Case of Mohamed Fahmy shows failing of new citizenship rules | Macklin and Waldman

More from Macklin and Waldman on C-24 Citizenship Act revocation provisions and the possible implications for cases like Mohammed Fahmy’s, and the discretion it gives the Minister (Government has indicated they will not revoke Fahmy’s citizenship):

These cases are simply three examples that show why the new citizenship law has been condemned as fundamentally flawed and why several organizations have indicated they will challenge it under the Charter. The law will create two classes of citizens: dual citizens who are vulnerable to revocation and those who are not. But the bill is also problematic in other ways. Naturalized citizens unlike citizens by birth will not be able travel and live abroad for extended periods without fear of jeopardizing their citizenship. Other provisions will make citizenship more inaccessible to those who need it most — refugees.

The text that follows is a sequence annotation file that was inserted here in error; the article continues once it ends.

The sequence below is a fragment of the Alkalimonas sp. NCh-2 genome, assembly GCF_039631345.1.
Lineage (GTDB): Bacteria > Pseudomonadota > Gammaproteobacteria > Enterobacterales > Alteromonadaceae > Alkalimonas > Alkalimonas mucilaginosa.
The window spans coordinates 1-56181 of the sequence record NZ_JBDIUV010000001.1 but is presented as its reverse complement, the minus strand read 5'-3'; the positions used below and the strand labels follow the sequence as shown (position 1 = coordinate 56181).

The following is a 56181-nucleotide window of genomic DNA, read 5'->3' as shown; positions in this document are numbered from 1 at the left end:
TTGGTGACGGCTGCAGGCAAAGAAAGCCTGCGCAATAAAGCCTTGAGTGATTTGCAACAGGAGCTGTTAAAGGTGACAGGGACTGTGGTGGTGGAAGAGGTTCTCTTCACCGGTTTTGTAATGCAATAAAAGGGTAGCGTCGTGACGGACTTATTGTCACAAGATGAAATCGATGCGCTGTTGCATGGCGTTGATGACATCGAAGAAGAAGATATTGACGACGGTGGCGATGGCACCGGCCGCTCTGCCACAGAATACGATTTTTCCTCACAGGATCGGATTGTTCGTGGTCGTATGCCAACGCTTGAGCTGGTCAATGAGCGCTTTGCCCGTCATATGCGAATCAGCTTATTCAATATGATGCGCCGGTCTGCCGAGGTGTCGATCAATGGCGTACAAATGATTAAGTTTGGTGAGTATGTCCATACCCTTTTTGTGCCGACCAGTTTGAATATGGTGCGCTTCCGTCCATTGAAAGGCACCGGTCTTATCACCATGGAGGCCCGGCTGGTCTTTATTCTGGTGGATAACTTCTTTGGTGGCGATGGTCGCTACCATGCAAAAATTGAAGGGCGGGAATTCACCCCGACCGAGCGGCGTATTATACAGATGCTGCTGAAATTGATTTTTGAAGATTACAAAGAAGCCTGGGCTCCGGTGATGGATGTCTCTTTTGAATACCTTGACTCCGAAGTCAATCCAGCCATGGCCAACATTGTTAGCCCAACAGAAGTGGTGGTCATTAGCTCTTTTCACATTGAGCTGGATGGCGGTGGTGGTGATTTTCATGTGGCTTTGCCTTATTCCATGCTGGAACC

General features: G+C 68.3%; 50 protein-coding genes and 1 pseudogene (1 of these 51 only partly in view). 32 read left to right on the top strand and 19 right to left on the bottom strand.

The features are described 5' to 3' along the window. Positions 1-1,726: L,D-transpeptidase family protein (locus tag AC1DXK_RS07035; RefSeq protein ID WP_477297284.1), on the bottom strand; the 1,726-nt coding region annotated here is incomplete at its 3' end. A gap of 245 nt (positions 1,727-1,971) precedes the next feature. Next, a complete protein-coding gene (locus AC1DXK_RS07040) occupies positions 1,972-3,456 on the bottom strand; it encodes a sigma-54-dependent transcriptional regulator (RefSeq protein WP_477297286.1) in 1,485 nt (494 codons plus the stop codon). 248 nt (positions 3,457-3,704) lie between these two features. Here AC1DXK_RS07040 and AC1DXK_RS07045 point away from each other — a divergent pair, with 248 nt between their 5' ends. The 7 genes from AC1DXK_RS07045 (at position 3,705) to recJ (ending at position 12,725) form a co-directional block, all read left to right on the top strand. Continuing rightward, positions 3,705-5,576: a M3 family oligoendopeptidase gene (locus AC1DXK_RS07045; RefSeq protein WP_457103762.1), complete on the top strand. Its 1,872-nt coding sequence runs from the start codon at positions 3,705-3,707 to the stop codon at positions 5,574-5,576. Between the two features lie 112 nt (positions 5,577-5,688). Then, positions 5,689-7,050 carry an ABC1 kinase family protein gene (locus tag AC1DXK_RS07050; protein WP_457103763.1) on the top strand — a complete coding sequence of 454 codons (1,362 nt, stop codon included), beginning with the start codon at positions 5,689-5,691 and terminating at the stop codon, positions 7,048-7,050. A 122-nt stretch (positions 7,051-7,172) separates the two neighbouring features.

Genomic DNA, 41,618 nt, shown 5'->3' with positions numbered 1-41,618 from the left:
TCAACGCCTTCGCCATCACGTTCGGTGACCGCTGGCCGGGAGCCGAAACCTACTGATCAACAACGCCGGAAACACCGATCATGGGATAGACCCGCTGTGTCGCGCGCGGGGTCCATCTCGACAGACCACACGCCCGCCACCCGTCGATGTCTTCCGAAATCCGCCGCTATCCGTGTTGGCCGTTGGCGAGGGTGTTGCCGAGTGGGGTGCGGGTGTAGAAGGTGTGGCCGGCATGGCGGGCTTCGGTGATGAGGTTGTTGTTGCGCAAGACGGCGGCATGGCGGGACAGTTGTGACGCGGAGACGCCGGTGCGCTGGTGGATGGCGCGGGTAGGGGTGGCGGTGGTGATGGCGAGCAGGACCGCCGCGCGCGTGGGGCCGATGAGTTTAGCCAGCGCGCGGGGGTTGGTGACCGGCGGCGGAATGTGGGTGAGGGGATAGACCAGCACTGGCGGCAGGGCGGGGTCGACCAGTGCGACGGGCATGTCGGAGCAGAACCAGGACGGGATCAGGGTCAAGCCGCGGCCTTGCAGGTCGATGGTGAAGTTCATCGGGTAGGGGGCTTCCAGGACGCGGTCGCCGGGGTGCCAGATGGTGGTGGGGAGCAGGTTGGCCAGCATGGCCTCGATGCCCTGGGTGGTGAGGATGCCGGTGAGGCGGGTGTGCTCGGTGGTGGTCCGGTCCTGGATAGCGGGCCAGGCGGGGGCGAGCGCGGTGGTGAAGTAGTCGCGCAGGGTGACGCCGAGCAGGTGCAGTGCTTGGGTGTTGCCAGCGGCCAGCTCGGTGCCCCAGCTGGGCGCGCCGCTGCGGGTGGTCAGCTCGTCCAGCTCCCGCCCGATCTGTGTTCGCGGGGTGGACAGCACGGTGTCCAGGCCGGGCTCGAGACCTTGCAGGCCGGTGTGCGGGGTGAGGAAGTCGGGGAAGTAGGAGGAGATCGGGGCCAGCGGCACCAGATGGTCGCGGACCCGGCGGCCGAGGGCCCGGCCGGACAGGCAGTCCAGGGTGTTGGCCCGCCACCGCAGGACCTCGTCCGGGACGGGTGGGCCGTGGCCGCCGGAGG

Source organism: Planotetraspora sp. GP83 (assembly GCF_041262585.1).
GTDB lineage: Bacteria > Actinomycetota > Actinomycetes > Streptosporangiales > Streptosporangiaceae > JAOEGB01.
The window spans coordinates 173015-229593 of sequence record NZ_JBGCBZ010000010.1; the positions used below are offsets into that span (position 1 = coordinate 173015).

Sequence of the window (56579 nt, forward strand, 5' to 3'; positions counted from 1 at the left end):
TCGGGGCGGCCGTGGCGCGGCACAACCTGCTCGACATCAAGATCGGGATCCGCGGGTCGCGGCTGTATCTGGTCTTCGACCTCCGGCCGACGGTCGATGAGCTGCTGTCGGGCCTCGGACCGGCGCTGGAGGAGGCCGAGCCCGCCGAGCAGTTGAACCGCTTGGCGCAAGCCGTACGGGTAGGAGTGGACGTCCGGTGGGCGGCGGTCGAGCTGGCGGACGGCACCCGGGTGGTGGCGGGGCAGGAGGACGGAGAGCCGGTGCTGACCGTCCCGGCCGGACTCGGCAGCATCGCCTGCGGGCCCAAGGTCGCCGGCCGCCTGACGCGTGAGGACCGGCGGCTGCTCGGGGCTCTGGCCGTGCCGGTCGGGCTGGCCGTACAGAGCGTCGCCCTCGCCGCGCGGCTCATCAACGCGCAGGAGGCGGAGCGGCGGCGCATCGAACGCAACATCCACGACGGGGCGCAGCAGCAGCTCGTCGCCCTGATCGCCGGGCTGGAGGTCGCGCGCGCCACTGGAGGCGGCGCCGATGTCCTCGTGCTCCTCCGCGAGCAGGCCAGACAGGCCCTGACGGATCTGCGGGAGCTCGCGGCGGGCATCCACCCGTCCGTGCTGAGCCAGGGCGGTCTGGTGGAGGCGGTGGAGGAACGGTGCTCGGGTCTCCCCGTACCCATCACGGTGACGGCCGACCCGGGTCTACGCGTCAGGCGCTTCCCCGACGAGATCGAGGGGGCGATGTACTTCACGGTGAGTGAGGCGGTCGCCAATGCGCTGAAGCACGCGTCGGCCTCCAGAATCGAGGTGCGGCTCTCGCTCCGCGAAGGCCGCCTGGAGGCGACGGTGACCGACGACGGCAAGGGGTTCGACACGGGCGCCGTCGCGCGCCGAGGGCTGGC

Instead of listening to the legitimate concerns of those who criticized the legislation, the government attacked the messengers and impugned their motives. Undoubtedly the government thinks that this new law will be well received by its conservative base. We think that when most Canadians come to realize the implications of this new legislation they will reject it. Canada is a big country, but there is no room for second-class citizenship.

Case of Mohamed Fahmy shows failing of new citizenship rules | Toronto Star.

About Andrew
Andrew blogs and tweets public policy issues, particularly the relationship between the political and bureaucratic levels, citizenship and multiculturalism. His latest book, Policy Arrogance or Innocent Bias, recounts his experience as a senior public servant in this area.

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